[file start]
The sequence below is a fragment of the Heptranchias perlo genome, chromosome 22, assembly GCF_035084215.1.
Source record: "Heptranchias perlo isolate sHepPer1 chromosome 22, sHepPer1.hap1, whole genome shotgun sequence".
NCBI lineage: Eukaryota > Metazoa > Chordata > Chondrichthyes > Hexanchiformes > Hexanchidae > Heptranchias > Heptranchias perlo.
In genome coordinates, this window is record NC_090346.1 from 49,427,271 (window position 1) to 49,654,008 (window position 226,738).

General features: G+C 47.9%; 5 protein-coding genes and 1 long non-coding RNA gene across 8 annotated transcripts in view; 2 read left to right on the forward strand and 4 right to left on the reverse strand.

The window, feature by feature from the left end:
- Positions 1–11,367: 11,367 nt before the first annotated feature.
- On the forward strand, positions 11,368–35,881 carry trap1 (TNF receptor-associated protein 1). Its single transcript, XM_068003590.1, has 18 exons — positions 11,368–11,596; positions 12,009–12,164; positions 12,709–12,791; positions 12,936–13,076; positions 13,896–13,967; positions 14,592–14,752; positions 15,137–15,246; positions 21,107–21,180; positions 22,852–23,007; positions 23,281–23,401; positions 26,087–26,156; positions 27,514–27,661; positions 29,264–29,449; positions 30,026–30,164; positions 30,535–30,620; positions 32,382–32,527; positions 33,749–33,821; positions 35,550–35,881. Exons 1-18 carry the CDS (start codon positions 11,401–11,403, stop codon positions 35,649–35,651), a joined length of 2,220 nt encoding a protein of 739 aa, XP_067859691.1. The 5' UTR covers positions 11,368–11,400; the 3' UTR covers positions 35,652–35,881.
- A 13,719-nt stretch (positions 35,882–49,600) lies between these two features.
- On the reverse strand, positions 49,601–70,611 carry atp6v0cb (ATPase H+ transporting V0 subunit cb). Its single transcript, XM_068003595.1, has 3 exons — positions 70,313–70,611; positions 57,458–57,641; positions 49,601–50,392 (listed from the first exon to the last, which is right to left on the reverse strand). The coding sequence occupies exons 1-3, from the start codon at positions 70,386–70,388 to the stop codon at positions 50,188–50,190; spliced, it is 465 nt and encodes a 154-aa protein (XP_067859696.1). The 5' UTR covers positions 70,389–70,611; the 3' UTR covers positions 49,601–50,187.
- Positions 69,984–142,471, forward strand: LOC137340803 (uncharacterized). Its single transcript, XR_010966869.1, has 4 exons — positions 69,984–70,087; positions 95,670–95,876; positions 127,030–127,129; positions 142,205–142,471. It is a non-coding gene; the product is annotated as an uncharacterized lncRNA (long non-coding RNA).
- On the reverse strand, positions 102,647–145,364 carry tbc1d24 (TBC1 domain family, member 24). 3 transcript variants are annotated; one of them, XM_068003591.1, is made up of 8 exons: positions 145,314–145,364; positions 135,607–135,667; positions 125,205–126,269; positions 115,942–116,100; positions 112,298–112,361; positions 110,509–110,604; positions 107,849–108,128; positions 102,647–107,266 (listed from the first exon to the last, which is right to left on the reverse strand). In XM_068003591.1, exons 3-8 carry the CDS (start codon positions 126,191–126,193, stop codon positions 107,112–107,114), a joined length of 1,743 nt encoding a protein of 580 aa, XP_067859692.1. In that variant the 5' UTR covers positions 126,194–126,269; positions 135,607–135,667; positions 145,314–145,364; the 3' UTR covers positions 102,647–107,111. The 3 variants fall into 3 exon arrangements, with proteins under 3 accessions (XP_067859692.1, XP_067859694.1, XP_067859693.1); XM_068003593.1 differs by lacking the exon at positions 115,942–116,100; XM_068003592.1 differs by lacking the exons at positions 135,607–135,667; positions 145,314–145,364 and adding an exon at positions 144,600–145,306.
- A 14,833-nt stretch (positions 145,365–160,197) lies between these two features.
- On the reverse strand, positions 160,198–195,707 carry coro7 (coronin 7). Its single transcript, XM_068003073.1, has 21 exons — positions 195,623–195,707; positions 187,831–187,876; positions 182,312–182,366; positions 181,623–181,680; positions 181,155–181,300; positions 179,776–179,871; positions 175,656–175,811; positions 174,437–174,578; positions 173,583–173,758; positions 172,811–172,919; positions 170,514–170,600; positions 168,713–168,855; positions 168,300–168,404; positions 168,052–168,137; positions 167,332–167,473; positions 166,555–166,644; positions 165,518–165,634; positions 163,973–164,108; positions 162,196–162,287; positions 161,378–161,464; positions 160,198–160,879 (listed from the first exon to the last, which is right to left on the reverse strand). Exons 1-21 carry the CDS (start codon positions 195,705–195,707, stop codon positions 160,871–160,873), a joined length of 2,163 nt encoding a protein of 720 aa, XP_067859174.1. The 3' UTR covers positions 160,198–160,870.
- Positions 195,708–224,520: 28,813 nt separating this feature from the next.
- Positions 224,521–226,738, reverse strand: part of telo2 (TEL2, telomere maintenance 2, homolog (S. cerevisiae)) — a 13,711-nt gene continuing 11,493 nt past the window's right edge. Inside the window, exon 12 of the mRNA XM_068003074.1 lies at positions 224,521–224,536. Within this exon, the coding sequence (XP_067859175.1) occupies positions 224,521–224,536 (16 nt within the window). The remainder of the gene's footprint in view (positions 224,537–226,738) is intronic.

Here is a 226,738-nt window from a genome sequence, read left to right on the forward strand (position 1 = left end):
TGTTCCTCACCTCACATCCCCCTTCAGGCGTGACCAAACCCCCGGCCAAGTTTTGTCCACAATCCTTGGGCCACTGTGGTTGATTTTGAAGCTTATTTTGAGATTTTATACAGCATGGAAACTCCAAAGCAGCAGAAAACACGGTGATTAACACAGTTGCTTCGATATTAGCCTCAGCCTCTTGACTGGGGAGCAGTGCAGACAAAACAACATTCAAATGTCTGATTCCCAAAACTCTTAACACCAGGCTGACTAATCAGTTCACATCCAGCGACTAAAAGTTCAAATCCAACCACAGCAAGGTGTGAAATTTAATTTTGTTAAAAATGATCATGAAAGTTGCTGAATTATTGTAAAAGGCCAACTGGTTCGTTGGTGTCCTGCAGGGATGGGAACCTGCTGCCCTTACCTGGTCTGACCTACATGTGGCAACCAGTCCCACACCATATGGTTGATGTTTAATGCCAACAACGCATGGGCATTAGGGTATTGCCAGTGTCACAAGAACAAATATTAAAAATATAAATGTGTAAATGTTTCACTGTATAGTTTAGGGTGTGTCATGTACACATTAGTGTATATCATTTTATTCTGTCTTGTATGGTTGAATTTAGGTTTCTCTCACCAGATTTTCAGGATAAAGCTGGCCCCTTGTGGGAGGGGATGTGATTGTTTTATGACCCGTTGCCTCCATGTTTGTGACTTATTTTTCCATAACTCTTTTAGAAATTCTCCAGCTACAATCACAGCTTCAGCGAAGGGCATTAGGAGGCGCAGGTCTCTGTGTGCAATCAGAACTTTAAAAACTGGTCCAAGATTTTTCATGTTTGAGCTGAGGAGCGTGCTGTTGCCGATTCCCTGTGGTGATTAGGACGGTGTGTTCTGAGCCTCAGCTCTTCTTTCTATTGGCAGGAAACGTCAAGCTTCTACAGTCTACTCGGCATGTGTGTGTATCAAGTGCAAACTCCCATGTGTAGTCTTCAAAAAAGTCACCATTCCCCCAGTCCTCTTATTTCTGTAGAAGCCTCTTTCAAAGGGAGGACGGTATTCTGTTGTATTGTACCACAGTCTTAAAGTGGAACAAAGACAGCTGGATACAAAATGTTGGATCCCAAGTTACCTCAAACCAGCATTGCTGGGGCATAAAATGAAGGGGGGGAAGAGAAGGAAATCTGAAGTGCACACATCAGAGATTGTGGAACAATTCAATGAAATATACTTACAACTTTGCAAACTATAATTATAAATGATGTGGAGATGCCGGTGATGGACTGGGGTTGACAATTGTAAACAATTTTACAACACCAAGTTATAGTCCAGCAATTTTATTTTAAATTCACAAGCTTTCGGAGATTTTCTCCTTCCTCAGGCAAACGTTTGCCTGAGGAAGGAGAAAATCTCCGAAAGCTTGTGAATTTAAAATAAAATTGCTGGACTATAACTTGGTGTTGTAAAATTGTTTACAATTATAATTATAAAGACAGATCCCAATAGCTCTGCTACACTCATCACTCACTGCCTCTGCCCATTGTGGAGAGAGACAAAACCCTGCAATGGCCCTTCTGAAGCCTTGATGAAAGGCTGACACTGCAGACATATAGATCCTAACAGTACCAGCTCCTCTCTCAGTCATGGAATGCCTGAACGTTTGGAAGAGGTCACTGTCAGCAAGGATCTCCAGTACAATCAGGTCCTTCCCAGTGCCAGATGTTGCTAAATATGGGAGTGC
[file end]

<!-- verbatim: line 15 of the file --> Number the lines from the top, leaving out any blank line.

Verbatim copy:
- Positions 195,708–224,520: 28,813 nt separating this feature from the next.